See the thing is, it is always easier to destroy than to create.  And the system allows him to do this.  So was what Romney did Legal?  Yeah, probably.  Moral in any way, shape or form?  Not in my book.  Was it legal for the banks to invest in risky bundles?  Yes, apparently.  Was it moral?  No.  I understand profit making.  I’m a capitalist at heart****.  But there is a right way to make money. A way that helps more than just me and there is a wrong way.  Romney has done it the wrong way and the President has never engaged in such behavior, nor do I believe he would ever behave this way.

The last thing we need is a leader who would engage in and encourage the very policies that came darn close to destroying not only our economy, but the entire world’s economy.  That’s why I am voting for President Obama.

 

Notes:

* from http://www.thedailybeast.com/newsweek/2008/10/18/keeping-economics-real.html When asked what caused the financial crisis Paul Krugman responded:

Regulation didn’t keep up with the system. As the shadow banking system evolved, more and more of the world’s transactions were conducted by institutions that were not subject to traditional banking regulation. And because of the ideological environment of the times, there was no attempt to expand regulation. I think now it will be expanded, and securitization will be reduced, and mortgages in South Florida won’t be held in Norway. I think it will be interesting to see just how much of the financial innovation we’ve seen turns out to be regulatory arbitrage. Someone once said that buying these derivatives [which brought down the banks] was like buying insurance for the Titanic from someone on the Titanic.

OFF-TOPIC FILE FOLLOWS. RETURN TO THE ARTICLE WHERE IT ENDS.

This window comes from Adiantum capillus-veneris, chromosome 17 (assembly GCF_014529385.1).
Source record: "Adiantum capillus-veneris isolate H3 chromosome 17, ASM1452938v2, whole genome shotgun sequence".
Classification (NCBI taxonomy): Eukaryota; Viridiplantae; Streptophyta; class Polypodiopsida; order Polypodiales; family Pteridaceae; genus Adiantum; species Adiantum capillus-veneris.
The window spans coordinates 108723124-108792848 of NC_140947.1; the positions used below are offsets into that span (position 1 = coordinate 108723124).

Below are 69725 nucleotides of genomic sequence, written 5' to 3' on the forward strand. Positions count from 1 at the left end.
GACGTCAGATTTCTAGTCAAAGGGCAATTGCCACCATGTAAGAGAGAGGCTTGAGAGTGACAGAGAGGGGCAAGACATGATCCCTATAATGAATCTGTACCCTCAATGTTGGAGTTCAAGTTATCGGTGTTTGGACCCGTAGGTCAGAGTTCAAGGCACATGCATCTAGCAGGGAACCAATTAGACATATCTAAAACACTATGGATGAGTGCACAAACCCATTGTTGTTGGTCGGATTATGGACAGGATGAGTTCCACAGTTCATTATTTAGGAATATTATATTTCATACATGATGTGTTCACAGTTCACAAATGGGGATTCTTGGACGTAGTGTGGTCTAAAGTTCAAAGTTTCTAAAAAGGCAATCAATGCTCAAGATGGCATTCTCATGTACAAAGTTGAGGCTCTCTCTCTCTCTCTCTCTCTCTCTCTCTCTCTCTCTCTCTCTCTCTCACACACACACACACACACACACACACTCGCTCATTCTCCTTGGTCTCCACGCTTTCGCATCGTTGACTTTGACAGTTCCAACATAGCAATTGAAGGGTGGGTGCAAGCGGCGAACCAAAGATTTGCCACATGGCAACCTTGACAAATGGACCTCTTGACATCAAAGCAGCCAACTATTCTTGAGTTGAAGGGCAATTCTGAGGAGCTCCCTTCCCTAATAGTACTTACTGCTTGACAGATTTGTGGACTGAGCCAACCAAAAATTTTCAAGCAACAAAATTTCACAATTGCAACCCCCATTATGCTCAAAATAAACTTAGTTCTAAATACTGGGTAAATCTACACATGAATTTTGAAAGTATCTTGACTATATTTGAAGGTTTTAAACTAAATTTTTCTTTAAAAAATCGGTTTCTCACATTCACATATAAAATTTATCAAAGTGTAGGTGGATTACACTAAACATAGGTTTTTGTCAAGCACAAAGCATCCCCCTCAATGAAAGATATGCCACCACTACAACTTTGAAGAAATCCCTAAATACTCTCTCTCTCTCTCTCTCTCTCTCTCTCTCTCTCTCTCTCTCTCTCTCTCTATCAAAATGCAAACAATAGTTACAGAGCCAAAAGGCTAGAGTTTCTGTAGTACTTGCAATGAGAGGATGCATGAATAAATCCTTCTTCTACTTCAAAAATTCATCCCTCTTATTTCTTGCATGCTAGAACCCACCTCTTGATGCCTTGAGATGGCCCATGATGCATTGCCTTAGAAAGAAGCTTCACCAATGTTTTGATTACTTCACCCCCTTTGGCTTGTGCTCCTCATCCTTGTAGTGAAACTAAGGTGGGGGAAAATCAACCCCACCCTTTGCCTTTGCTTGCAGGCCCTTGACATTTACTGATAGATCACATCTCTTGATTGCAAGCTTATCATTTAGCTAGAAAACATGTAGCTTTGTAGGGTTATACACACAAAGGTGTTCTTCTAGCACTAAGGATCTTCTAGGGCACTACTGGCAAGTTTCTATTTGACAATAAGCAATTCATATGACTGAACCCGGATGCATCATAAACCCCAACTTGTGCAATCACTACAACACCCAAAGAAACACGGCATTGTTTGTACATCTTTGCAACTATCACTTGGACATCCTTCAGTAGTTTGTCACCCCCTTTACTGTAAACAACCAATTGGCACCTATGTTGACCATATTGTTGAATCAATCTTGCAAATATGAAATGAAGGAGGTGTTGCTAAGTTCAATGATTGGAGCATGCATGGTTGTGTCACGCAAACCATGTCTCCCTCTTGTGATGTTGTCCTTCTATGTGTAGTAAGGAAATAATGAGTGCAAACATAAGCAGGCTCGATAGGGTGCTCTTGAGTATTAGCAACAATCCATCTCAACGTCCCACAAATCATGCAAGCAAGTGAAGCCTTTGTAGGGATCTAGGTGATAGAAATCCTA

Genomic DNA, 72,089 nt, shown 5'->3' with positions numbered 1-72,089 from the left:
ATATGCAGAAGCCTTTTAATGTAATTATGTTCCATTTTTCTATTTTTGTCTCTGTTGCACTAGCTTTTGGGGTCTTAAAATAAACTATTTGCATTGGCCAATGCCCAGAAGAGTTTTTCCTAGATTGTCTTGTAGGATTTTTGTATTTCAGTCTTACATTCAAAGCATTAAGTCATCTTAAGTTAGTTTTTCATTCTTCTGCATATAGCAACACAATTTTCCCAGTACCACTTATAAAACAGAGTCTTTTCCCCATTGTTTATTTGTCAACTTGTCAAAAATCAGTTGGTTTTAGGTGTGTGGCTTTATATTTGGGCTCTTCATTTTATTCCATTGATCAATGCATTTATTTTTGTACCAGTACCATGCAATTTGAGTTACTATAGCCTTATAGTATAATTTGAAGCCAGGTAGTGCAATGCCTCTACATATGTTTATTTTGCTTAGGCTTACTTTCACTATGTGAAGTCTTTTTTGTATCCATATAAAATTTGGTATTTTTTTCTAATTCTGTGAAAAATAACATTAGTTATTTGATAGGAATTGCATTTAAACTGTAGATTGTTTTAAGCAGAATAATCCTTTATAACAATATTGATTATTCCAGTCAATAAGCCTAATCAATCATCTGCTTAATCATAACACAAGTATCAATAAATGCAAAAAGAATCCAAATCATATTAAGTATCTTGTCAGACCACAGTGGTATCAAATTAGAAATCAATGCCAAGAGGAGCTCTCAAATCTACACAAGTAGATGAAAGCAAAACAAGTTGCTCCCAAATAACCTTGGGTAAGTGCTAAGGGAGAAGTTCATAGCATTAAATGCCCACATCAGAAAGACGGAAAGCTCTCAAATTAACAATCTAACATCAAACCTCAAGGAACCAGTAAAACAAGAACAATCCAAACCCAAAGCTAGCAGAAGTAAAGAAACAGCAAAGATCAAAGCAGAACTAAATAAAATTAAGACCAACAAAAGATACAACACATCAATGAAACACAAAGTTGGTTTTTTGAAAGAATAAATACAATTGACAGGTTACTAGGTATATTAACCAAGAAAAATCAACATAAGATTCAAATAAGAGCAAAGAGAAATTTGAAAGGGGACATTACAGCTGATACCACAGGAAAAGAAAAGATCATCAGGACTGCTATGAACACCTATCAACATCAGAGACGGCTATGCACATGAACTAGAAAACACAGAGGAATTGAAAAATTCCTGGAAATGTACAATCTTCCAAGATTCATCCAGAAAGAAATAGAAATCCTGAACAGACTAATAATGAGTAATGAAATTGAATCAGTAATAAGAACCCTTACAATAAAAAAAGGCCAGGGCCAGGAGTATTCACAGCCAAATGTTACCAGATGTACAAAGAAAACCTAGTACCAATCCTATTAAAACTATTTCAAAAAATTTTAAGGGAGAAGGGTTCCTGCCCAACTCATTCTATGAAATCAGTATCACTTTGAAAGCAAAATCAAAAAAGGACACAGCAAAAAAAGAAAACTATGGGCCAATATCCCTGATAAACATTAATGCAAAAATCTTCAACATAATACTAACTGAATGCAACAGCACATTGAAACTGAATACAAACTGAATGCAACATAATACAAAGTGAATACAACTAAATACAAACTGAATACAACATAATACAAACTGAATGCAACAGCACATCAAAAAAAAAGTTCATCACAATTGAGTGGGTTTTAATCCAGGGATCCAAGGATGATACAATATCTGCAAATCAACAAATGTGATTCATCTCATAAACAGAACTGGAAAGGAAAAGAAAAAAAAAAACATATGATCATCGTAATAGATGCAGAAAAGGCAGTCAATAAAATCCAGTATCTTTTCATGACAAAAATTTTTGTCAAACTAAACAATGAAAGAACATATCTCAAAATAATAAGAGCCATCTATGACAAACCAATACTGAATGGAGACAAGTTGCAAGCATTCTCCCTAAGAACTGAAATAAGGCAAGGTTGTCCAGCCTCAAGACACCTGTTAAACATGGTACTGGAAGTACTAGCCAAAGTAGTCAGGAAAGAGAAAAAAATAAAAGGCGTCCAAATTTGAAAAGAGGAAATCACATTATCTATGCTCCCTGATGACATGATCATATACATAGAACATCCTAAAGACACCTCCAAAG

**If the banks had been a person, they’d be in jail for fraud and theft.

*** Hence, the “chop shop” metaphor, because some things are more valuable in parts than they are as a whole

****One can be a liberal and a capitalist–to mean it simply means that I want to make a profit not just for myself but for my community and my country.  To me it means patriotism.  Taking from the vulnerable and using others as tools and then destroying them to make a profit, is not moral and not patriotic.  In fact, to me it is “evil” to knowingly do this and Romney most certainly did these things on purpose.

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Comments
  1. Michael says:

    To people that don’t see the need for financial regulation, consider the following. AIG was insuring Mortgage Backed Securities, was unregulated, and failed spectacularly. However, during the financial crisis and subsequent recession, not one regulated insurance company failed.

    • drangedinaz says:

      Thanks. Yes, other than AIG Insurance companies came through rather well. Anti-regulation folks might then argue that comparing insurance companies to baks is like apples and oranges. However, we’d be getting into an arena that I just don’t have enough knowledge to speak on. I would presume that insurance companies are typically more prudent and tight fisted in their investment strategies, than banks, yes? If so, then all the more need for regulations on banks.